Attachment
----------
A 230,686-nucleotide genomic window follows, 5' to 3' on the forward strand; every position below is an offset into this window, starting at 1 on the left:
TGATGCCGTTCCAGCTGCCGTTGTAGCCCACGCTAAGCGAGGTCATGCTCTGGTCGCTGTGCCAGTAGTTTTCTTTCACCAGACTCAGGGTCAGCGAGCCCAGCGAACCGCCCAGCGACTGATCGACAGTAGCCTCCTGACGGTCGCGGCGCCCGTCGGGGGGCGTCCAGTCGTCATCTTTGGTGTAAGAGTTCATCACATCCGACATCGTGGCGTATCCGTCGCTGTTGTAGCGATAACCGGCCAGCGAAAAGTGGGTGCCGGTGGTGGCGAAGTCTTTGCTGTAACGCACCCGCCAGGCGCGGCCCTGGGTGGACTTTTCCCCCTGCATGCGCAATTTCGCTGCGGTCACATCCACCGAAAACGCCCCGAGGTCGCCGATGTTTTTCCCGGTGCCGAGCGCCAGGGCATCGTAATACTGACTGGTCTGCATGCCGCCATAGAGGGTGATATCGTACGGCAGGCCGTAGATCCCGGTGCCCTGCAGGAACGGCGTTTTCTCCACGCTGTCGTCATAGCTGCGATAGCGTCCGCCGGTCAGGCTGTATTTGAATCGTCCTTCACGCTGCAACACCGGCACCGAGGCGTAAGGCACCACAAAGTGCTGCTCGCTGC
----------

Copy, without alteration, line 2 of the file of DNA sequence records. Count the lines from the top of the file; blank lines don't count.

TGATGCCGTTCCAGCTGCCGTTGTAGCCCACGCTAAGCGAGGTCATGCTCTGGTCGCTGTGCCAGTAGTTTTCTTTCACCAGACTCAGGGTCAGCGAGCCCAGCGAACCGCCCAGCGACTGATCGACAGTAGCCTCCTGACGGTCGCGGCGCCCGTCGGGGGGCGTCCAGTCGTCATCTTTGGTGTAAGAGTTCATCACATCCGACATCGTGGCGTATCCGTCGCTGTTGTAGCGATAACCGGCCAGCGAAAAGTGGGTGCCGGTGGTGGCGAAGTCTTTGCTGTAACGCACCCGCCAGGCGCGGCCCTGGGTGGACTTTTCCCCCTGCATGCGCAATTTCGCTGCGGTCACATCCACCGAAAACGCCCCGAGGTCGCCGATGTTTTTCCCGGTGCCGAGCGCCAGGGCATCGTAATACTGACTGGTCTGCATGCCGCCATAGAGGGTGATATCGTACGGCAGGCCGTAGATCCCGGTGCCCTGCAGGAACGGCGTTTTCTCCACGCTGTCGTCATAGCTGCGATAGCGTCCGCCGGTCAGGCTGTATTTGAATCGTCCTTCACGCTGCAACACCGGCACCGAGGCGTAAGGCACCACAAAGTGCTGCTCGCTGC